Category: Essays

| By Corinne Lee

[ Issue Issue #2 ]

Kissing the Monster

To read this essay, please purchase a print copy of Issue #2, 2015

| By Travis Kurowski

[ Issue Issue #3 ]

Binaries & Borders

“When we change languages, we are altering ourselves, and at the same time giving up parts of ourselves.  And here, now, I feel like I am nearly lost.” —from The Possibilities Are Endless by Maya Weeks I. One of my students was wearing a “No Binary” button the other day, which made me happy. As …

, | By Brenna Kischuk

[ Issue Issue #3 ]

Picture City

48 miles northwest In January of 2005 a mudslide covered the beachside town of La Conchita. Known as punta until 1925, it was founded in the late 19th century by men working on the South Pacific Railroad. The landslide destroyed thirty-six of one hundred sixty homes. Ten people died. The railroad still a vein running …

, | By Aaron Gilbreath

[ Issue Issue #3 ]

At the Jazz Kissa

Like the cramped sushi bar I found in Kyoto packed with friendly businessmen and laughing smokers, and the independent Tokyo record store I found filled with collectible blues and jazz, I stumbled on Jazz In Rokudenashi by accident. It was a jazu kissa on a brick side street in Kyoto’s historic Gion-Shijō district. Jazu kissa …

| By Alice Dreger

[ Issue Issue #2 ]

Monsters and the Ghosts of PubMed

Sarah McCord can’t quite remember when she discovered that PubMed was still calling conjoined twins “monsters.” She does, however, remember being startled. “It bothered me,” she wrote to me, “because it seemed like there were all kinds of news stories about conjoined twins being surgically separated, and I knew that there would be more searching …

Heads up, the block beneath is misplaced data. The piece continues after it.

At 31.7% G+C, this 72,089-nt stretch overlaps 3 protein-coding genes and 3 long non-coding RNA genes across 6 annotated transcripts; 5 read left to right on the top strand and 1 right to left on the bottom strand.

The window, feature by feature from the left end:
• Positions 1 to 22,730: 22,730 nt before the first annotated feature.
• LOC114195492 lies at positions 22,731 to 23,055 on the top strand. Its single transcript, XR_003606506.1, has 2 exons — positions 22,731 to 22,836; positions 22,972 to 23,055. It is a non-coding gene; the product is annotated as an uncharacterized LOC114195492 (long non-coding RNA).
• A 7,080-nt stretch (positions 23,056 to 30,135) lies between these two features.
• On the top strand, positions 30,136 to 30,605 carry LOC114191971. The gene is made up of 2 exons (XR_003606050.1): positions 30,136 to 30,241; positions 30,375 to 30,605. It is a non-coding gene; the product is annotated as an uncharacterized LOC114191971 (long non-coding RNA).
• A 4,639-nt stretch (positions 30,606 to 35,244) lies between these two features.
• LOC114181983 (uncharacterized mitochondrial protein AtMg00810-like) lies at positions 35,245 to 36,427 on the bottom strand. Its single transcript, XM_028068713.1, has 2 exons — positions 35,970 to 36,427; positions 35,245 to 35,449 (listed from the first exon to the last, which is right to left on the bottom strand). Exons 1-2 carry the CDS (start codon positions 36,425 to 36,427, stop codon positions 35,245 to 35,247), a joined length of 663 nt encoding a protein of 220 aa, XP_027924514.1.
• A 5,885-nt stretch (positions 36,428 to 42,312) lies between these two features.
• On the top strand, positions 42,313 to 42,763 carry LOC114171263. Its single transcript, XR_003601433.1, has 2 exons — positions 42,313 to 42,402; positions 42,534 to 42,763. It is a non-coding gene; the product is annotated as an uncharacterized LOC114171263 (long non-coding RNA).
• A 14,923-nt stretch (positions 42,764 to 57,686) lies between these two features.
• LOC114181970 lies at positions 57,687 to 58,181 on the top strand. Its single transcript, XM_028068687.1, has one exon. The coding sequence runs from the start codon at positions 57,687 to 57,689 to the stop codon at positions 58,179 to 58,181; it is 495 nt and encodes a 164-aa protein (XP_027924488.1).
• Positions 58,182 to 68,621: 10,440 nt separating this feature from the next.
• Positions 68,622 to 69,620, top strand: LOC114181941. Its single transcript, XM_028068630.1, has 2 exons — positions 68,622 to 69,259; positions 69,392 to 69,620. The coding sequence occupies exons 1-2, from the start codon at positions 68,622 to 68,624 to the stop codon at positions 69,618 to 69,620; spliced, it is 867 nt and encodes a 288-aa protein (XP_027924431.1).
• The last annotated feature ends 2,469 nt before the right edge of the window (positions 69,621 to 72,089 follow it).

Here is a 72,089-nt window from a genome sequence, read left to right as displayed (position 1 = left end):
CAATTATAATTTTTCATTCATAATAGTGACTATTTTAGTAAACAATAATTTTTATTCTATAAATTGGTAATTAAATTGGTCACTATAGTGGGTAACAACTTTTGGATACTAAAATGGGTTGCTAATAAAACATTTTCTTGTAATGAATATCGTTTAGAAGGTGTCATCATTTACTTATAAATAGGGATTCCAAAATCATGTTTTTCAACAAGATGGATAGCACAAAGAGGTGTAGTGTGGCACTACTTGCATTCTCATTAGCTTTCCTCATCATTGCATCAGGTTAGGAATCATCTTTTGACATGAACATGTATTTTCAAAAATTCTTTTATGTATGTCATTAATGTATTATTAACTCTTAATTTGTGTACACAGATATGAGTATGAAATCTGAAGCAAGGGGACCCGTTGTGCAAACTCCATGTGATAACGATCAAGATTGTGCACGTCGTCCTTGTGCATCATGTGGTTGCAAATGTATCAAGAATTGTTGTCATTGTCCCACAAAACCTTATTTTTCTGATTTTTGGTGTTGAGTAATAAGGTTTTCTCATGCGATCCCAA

| By Stephen T. Asma

[ Issue Issue #2 ]

Monsters and the Moral Imagination

Monsters are on the rise. People can’t seem to get enough of vampires lately, the giant monsters (Kaiju) are resurfacing, and zombies have a new lease on life. The reasons for this increased monster culture are hard to pin down. Maybe it’s social anxiety in the post-9/11 decade, or the conflict in Iraq—some think there’s …

, | By Vito Grippi

[ December 4, 2015 ]

What Some Call Soccer is Called Football and Calcio and Life

  The 2015 MLS Cup game is this Sunday, the final match-up of a long, grueling U.S. soccer season. To celebrate, an essay by Story co-founding editor Vito Grippi about the narratives soccer offered him as an American child of an Italian immigrant family. WHAT WE CALL SOCCER IS USUALLY CALLED FOOTBALL. That’s what the English call it. Though …

| By Ryan Britt

[ Issue Issue #2 ]

Dracula’s Pants

In the movie, when Dracula moves from Transylvania to London, the first thing he does is crash the opera, and starts making the moves on the ladies. In particular he’s interested in Miss Mina (Helen Chandler), though Mina’s friend Miss Lucy (Frances Dade) has the hots for Dracula just a little bit more. Soon after …

, , | By Andrea Linebaugh

[ August 31, 2015 ]

Freaks

  Born in 1890, Tod Browning, one of the first horror genre directors, began his career during the silent film era. “He was the John Carpenter of his day,” claims Dr. William Dodson, Professor of Rhetoric, Literature, and Media Studies at the University of North Carolina at Greensboro. Browning directed such films as the original …

, | By Chris Wiewiora

[ March 30, 2015 ]

Submerged

In the tank, you watch the whale circle behind you. You tilt your head around trying to follow him in the water. Yellow streams of sunlight cascade over the black and white torpedo that is coming at you. Today, Dawn Brancheau will drown during a clear, sunny afternoon toward the end of the “Believe” orca …